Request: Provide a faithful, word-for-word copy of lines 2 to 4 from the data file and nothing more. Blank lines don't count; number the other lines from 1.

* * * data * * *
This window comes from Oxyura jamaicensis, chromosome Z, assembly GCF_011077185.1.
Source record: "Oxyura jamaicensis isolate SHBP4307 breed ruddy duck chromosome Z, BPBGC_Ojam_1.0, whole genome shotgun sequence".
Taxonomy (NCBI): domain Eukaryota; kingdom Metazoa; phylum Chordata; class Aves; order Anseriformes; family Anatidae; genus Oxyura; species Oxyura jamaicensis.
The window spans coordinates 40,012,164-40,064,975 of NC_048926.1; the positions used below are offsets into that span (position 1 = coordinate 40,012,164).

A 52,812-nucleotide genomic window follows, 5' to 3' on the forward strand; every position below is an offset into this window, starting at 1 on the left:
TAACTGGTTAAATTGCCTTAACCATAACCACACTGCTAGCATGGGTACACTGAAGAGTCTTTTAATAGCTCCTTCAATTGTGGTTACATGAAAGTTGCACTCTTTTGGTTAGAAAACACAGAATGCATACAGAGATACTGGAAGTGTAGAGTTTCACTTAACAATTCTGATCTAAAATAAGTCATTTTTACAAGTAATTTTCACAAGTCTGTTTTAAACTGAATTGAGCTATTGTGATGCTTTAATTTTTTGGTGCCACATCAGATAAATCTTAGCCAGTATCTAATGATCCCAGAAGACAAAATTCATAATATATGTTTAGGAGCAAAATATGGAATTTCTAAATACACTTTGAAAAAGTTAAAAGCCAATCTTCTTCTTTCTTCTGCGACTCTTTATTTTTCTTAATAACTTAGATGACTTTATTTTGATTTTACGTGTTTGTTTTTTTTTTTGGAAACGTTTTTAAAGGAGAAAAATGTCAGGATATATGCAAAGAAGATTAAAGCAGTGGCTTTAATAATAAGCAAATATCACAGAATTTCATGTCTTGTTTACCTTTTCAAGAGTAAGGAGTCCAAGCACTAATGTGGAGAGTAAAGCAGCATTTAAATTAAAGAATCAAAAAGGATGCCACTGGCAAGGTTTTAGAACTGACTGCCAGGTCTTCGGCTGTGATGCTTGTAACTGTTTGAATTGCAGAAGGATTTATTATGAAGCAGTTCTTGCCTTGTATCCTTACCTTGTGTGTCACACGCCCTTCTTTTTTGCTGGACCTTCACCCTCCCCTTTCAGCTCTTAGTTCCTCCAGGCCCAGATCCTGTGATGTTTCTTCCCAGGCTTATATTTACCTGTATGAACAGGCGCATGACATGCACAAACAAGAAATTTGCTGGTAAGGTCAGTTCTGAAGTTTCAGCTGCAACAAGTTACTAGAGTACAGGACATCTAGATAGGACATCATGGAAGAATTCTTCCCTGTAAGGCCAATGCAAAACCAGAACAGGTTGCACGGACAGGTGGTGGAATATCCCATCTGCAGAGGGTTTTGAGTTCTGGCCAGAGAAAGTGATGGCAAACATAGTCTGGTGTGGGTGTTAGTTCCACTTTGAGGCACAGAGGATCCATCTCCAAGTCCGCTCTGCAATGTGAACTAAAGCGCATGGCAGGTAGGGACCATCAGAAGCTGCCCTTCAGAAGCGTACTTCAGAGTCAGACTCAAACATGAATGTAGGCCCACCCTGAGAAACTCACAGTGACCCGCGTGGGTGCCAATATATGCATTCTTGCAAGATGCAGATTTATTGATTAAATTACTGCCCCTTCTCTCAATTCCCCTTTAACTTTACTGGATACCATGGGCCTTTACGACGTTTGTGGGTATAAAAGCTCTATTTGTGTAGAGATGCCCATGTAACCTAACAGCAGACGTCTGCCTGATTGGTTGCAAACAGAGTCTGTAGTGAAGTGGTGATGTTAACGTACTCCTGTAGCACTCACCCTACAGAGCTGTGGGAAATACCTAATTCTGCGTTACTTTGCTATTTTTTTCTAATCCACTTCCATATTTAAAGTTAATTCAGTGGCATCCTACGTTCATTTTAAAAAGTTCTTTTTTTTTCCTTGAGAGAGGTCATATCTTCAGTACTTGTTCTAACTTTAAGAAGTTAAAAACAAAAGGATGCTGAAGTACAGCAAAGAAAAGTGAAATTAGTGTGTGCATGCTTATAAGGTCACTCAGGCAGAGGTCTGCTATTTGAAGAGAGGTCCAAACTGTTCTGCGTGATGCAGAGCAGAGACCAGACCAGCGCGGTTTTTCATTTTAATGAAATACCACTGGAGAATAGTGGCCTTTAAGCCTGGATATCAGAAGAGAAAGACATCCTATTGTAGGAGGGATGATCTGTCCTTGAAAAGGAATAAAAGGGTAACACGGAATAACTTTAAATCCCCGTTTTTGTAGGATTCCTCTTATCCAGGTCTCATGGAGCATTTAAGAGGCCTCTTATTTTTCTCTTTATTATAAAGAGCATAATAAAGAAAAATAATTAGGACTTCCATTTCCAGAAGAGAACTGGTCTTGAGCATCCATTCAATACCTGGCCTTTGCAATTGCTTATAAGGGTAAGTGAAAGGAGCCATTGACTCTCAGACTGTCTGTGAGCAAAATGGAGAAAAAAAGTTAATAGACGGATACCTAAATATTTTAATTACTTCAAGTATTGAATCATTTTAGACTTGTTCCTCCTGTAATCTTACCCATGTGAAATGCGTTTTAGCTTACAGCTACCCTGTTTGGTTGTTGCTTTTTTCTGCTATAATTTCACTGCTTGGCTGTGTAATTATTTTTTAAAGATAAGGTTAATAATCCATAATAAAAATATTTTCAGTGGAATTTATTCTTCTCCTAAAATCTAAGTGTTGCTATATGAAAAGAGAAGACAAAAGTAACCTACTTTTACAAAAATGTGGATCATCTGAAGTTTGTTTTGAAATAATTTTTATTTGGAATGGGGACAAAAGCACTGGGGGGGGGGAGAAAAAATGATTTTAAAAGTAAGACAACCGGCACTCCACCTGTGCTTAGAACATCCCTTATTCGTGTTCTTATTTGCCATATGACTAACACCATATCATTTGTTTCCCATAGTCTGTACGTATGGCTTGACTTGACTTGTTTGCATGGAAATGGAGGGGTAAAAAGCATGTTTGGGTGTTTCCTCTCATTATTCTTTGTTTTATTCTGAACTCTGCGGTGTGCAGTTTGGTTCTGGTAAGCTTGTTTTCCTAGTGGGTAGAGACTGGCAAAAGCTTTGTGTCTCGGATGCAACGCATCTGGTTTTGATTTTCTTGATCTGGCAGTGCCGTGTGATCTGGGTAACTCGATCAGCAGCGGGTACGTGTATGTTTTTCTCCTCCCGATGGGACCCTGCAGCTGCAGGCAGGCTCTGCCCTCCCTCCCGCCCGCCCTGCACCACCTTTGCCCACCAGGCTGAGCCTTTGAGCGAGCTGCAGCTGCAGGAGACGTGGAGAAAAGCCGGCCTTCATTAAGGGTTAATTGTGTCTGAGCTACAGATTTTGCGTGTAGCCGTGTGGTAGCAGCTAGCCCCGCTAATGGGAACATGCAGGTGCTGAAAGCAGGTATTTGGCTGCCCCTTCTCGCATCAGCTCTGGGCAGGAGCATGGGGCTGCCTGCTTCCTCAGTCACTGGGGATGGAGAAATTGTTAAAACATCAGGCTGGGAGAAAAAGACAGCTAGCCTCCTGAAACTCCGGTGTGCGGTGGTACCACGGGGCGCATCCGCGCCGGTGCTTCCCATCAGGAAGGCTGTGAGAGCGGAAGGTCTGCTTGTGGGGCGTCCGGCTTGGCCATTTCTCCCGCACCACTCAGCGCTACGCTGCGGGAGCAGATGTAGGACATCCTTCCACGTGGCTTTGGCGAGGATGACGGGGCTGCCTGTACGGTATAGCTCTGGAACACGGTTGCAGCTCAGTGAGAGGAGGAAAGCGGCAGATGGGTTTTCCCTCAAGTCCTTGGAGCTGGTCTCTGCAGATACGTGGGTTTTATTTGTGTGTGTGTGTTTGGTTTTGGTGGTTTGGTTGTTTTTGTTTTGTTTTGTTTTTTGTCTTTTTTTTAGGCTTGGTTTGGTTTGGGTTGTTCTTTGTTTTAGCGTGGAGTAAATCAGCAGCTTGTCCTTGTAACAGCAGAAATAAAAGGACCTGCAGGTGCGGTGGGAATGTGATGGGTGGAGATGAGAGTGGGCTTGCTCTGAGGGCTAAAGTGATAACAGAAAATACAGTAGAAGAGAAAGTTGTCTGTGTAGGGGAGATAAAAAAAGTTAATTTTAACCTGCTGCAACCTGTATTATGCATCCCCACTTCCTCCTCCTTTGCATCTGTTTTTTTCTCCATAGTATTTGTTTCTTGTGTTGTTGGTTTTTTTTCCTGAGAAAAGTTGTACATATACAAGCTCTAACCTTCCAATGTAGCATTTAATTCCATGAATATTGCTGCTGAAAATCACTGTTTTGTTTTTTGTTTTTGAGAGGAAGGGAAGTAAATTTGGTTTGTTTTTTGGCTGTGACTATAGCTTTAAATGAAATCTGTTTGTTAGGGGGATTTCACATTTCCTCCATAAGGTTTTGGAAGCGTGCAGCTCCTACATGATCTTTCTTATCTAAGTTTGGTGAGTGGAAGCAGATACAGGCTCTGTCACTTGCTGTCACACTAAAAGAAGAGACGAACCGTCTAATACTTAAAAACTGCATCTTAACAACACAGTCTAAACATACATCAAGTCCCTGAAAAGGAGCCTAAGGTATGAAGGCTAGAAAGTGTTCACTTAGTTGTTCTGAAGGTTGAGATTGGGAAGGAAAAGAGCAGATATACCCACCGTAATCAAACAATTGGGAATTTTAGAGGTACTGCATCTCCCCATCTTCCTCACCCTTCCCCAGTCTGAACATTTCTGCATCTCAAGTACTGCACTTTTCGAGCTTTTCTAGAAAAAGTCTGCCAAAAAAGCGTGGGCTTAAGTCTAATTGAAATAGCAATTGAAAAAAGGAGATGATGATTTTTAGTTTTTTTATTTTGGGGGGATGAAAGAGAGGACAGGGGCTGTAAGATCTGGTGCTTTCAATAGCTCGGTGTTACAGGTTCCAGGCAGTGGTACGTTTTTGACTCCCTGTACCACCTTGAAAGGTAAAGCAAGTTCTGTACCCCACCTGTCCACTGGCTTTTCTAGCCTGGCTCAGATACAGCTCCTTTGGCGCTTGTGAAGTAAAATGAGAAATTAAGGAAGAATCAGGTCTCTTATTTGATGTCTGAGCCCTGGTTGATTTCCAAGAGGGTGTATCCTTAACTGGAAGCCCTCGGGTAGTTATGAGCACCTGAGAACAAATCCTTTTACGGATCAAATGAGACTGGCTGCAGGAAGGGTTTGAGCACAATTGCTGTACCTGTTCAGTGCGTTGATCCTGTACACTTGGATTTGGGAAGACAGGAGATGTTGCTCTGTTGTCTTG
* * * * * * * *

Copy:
Source record: "Oxyura jamaicensis isolate SHBP4307 breed ruddy duck chromosome Z, BPBGC_Ojam_1.0, whole genome shotgun sequence".
Taxonomy (NCBI): domain Eukaryota; kingdom Metazoa; phylum Chordata; class Aves; order Anseriformes; family Anatidae; genus Oxyura; species Oxyura jamaicensis.
The window spans coordinates 40,012,164-40,064,975 of NC_048926.1; the positions used below are offsets into that span (position 1 = coordinate 40,012,164).